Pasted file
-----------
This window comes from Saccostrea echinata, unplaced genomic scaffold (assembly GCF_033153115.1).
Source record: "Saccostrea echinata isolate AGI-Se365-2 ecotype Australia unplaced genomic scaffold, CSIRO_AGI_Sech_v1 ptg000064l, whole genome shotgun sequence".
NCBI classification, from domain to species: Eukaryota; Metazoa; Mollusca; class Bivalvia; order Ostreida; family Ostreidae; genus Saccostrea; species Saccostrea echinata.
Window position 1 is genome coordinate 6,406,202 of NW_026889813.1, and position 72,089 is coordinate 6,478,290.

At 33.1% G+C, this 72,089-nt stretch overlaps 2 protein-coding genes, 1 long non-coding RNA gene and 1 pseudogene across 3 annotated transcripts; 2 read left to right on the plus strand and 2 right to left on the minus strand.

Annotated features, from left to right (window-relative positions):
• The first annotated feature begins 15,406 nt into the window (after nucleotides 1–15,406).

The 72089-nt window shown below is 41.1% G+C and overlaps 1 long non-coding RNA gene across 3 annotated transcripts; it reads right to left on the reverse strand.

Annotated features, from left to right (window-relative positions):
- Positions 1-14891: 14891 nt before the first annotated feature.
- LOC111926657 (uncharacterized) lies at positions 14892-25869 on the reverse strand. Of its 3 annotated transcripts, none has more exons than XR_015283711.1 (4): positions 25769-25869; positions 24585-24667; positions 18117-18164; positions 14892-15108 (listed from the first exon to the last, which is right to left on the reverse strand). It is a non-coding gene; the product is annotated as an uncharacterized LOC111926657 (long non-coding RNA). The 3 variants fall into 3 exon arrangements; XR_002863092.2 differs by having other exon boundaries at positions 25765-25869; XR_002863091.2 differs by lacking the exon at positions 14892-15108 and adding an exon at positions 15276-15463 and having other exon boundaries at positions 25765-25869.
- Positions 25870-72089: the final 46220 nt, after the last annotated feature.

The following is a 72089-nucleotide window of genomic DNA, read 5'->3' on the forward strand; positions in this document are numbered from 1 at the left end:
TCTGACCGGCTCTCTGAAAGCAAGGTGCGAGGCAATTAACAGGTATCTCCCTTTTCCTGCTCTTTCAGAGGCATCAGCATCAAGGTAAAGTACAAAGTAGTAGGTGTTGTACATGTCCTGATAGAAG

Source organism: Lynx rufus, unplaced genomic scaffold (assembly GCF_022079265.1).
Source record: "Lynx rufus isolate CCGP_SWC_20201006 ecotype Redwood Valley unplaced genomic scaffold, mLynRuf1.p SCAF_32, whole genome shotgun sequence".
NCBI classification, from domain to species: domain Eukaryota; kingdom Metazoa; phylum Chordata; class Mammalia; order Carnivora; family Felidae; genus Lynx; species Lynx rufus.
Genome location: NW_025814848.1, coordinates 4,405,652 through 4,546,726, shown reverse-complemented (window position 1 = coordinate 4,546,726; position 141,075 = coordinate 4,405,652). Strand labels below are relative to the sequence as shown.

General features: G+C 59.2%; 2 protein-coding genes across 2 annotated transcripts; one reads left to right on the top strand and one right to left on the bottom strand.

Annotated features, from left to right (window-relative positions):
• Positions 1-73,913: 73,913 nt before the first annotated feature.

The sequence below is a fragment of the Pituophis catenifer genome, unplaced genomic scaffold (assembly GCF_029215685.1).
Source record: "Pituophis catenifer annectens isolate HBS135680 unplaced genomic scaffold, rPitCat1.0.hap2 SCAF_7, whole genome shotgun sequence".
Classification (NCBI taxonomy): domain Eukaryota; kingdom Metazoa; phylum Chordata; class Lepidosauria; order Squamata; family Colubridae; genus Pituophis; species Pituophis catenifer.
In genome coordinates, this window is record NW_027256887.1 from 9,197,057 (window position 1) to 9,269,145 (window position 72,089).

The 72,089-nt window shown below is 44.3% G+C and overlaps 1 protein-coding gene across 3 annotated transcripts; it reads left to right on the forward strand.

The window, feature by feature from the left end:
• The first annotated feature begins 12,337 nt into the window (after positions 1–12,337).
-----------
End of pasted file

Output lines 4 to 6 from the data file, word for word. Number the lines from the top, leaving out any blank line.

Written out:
Window position 1 is genome coordinate 6,406,202 of NW_026889813.1, and position 72,089 is coordinate 6,478,290.

At 33.1% G+C, this 72,089-nt stretch overlaps 2 protein-coding genes, 1 long non-coding RNA gene and 1 pseudogene across 3 annotated transcripts; 2 read left to right on the plus strand and 2 right to left on the minus strand.

Annotated features, from left to right (window-relative positions):